Still was the first African American to conduct a major symphony orchestra, the first African-American to have an opera, “Troubled Island” (1949) performed by a major opera company, and the first to have an opera, “A Bayou Legend,” performed on national television (1981).

The period from 1926 to the early 1940s was Still’s most prolific. During this time he wrote “Levee Land” (1925), a suite for orchestra and soprano that combines traditional western musical elements with jazz; “From the Black Belt” (1926), a work for chamber orchestra based on seven short character sketches; “Sahdji” (1930), a choral ballet based on an African story, and “Afro-American Symphony.”
http://www.aaregistry.org/historic_events/view/william-grant-still-symphonic-composer

https://william-grant-still-music.myshopify.com/pages/biography

Irving Berlin~ Born May 11, 1888

“Irving Berlin has no place in American music
– he is American music.”  ~Jerome Kern

Irving Berlin was born Israel Beilin on May 11, 1888. In 1907 he published his first song, “Marie from Sunny Italy,” and by 1911 he had his first major international hit — “Alexander’s Ragtime Band.” Over the next five decades, Irving Berlin produced an outpouring of ballads, dance numbers, novelty tunes and love songs that defined American popular song for much of the century. He wrote seventeen complete scores for Broadway musicals and revues, and contributed material to six more. His songs have provided memorable moments in dozens of…films. An intuitive business man, Irving Berlin was a co-founder of ASCAP (American Society of Composers, Authors and Publishers), founder of his own music publishing company, and with producer Sam Harris, builder of his own Broadway theatre, The Music Box.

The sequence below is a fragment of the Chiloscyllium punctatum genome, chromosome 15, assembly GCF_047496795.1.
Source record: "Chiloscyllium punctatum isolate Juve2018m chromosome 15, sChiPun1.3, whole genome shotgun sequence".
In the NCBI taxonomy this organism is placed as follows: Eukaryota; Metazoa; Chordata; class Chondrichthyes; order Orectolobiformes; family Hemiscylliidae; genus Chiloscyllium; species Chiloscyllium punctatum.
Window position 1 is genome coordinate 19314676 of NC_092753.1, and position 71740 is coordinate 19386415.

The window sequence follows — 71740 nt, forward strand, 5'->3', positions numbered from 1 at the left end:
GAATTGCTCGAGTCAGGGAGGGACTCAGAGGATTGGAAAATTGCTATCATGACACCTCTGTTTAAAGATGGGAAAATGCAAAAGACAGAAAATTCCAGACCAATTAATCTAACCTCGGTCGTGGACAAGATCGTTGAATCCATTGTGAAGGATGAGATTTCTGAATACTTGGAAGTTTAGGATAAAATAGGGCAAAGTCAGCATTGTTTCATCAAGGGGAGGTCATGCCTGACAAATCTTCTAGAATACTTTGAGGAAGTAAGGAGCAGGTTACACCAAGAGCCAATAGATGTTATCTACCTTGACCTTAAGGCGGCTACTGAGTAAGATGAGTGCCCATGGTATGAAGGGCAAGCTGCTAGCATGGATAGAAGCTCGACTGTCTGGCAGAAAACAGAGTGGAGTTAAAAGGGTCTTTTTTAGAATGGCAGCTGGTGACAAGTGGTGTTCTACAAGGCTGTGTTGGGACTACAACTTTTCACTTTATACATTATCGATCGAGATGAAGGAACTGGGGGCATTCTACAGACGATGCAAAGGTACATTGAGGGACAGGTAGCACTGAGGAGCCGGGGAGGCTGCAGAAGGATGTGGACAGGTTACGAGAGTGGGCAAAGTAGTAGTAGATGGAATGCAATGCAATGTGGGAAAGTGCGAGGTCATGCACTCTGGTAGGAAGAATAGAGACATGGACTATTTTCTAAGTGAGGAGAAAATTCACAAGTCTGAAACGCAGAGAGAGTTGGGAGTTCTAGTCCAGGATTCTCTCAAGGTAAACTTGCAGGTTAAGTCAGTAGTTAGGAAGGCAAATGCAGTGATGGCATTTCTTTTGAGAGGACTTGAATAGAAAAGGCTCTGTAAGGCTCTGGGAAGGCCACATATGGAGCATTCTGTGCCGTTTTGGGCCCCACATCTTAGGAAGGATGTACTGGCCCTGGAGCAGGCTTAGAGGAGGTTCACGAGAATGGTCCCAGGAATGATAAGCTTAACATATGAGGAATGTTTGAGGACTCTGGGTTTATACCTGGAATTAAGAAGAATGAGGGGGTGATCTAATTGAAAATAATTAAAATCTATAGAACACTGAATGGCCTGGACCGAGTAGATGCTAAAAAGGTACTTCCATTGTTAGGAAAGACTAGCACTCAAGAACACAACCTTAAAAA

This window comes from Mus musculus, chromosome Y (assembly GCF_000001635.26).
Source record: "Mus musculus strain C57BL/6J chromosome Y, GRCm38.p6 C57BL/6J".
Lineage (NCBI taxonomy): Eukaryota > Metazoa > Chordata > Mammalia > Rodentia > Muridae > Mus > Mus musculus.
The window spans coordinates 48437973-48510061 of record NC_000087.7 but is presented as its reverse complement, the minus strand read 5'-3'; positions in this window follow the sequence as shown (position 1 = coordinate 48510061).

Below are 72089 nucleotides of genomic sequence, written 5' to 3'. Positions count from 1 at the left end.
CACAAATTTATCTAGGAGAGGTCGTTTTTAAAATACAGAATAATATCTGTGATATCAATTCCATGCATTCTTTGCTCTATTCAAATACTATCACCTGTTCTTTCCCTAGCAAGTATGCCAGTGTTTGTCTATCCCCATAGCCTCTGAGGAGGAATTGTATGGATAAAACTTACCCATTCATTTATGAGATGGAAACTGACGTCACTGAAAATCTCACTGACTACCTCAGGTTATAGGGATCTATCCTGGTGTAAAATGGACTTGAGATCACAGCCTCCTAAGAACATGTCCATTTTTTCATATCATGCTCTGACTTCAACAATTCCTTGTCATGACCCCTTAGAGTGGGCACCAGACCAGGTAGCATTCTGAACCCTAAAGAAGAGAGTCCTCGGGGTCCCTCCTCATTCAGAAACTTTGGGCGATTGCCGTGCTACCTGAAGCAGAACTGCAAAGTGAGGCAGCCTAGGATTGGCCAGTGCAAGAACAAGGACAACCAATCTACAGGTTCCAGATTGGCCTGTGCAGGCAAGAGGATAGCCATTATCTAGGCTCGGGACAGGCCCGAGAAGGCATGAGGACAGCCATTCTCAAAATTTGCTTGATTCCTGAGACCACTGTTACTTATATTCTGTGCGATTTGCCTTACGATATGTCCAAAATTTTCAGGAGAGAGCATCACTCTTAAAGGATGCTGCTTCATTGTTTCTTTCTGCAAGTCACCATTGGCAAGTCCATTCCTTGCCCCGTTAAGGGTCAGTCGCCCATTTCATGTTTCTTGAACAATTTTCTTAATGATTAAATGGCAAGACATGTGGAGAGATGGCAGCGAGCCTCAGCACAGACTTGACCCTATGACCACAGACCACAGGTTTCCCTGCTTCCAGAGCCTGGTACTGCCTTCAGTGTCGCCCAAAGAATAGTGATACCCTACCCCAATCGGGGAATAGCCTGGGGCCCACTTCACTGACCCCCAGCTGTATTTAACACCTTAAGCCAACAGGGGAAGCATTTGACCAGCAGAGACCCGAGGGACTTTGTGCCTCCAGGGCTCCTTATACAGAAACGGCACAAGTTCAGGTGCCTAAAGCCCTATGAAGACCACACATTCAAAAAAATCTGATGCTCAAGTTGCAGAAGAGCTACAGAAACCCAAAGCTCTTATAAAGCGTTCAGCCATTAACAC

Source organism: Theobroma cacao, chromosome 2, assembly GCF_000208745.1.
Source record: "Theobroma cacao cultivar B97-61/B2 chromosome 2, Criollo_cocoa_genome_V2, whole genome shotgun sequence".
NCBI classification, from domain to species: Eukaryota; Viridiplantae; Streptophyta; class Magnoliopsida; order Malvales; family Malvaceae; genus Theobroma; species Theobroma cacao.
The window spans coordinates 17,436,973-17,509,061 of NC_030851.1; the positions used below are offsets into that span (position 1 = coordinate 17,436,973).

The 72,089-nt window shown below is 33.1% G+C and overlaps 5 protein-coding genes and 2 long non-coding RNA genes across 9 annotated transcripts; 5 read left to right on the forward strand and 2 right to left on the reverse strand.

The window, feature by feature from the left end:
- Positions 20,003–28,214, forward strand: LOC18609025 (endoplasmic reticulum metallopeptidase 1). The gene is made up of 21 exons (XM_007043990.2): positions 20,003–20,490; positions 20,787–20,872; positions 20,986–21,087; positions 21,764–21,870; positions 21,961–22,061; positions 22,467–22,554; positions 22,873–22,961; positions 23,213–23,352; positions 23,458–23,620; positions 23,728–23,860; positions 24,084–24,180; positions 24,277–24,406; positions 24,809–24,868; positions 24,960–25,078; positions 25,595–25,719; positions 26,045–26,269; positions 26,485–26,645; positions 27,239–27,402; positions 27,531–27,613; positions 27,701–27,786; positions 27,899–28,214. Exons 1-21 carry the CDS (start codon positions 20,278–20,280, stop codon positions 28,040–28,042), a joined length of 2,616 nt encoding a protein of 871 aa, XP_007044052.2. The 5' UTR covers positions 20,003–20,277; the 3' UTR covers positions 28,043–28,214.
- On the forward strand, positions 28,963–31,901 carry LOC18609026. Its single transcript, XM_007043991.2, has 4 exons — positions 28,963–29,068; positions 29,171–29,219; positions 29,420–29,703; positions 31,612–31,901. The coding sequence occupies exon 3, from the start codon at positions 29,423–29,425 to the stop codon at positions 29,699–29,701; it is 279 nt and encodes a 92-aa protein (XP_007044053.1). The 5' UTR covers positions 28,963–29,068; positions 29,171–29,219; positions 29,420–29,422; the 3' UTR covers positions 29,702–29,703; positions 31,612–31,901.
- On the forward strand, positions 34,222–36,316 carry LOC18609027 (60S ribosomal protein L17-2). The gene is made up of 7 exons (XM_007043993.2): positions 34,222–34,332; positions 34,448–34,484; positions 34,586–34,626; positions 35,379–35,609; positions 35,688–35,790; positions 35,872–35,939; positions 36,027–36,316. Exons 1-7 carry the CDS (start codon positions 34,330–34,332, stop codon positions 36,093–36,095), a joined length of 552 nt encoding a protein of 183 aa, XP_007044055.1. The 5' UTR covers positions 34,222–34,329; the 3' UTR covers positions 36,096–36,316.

http://www.songwritershalloffame.org/exhibits/bio/C3

Biography of Irving Berlin

In the late 19th century the sheet music business dominated the music industry in the United States. Parlor music took over the scene as the piano became a part of the middle class home.  This led to a demand for sheet music for home consumption.  The genre that grew out of this demand was called Tin Pan Alley, from the area of New York City where most of the song publishers were located. Success was measured by the sale of sheet music.  To attract business, sheet music publishers hired artists to make beautiful covers…In the early 20th century the phonograph and recorded music grew in popularity and began to replace sheet music.  In the 1920s, radio became the rage and eventually the record industry replaced the sheet music publishers as the prevailing music medium.
http://researchguides.gonzaga.edu/c.php?g=67703&p=436739

Irving Berlin Sheet Music Covers            Sheet Music Illustrators